Crazy Circuits lets you light-up Lego blocks like you never knew you wanted

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Crazy Circuits lets you light-up Lego blocks like you never knew you wanted

Has a lack of Lego held you back from being an electrical wizard?

It doesn't feel controversial to say that Lego and electricity shouldn’t mix, but Brown Dog Gadgets begs to differ.

Brown Dog has created a unique Kickstarter campaign in the hope of capturing imaginations with that rarest of things: an educational toy that is actually fun. "Crazy Circuits” are small electrical pieces that latch onto Lego bricks with ease, allowing young minds to dust-off old sets and light up their Lego.

The promotional video even sees a fully motorised lego tank rolling along the dining table - surely the stuff of childhood dreams. Or nightmares, depending on your perspective.

Lego is the headline act in Brown Dog’s pitch, but the company’s product range can work with other household items beyond the famous building blocks. Crazy Circuits can be hooked onto clothing, used in sewing or with construction paper. They could also be utilised with inks and paints to create some outlandish art.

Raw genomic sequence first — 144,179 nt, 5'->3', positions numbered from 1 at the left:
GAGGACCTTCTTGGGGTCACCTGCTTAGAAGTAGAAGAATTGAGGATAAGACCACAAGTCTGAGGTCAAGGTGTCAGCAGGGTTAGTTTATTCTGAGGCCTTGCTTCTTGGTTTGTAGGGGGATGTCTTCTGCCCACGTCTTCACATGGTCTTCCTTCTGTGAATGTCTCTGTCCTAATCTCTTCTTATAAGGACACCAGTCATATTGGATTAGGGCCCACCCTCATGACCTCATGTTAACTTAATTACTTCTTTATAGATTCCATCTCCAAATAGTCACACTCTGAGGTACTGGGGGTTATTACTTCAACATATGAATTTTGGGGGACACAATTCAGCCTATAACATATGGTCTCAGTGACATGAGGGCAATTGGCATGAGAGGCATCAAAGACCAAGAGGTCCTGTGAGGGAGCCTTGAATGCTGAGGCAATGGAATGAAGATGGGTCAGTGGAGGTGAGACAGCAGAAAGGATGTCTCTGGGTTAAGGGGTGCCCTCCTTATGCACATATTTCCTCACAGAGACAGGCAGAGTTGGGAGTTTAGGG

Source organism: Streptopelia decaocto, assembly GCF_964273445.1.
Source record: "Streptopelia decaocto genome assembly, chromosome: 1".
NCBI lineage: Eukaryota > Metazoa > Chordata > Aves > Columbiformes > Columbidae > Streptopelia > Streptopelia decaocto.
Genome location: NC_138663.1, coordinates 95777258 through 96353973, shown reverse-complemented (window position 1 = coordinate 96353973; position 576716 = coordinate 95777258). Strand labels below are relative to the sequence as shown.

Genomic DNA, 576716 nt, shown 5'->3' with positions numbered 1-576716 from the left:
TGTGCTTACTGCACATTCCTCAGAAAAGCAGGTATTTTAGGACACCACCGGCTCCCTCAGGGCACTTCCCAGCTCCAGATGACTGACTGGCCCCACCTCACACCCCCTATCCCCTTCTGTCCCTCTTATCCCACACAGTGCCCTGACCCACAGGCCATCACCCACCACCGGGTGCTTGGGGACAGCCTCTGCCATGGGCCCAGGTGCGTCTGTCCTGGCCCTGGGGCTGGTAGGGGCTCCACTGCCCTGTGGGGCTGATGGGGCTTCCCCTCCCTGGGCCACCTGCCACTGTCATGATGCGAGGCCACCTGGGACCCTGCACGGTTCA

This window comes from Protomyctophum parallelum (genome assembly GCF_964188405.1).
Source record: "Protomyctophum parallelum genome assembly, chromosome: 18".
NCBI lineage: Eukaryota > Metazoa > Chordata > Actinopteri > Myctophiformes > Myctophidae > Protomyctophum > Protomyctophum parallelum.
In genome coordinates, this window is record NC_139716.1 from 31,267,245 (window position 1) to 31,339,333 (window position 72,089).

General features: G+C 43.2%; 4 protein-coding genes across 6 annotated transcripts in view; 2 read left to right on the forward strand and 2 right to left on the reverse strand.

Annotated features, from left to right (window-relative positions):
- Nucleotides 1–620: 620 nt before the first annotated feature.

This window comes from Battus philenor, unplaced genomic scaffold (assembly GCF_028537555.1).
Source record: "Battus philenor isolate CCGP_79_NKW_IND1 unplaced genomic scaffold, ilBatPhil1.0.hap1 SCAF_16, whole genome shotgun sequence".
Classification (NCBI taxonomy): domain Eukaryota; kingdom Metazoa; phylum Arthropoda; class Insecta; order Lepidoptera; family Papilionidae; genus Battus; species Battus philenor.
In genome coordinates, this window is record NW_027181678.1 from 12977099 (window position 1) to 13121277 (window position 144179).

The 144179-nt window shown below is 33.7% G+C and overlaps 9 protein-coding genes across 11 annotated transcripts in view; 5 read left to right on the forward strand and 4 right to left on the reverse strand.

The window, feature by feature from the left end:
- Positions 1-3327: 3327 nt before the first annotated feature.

Beyond the concept, Crazy Circuit’s planned business model includes a subscription option, which is an interesting angle for the device. We have subscriptions for Netflix, Spotify and contracts for our mobiles, but electrical kits sent monthly to your door is quite niche. Nevertheless, Brown Dog feels that there is market for these delivered kits and has also developed options for the classroom, designed to serve up to 25 students.

The sheer variety already on offer in the Crazy Circuit range is pretty astonishing: there are several different tiers and subscription options vary from three months to a year. That’s a lot of options for electronicised Lego kits, though the estimated shipping date is some way away, currently scheduled for September.

Co-creator Joshua Zimmerman told Digital Trends that the main setback with current tools on the market is the hefty price tag for what you’re offered. “What we wanted to do with this system was build off something that everyone would know how to use, and which would be extremely common,” explained Zimmerman. :”What fits the bill better than Lego?”

Copyright © Alphr, Dennis Publishing
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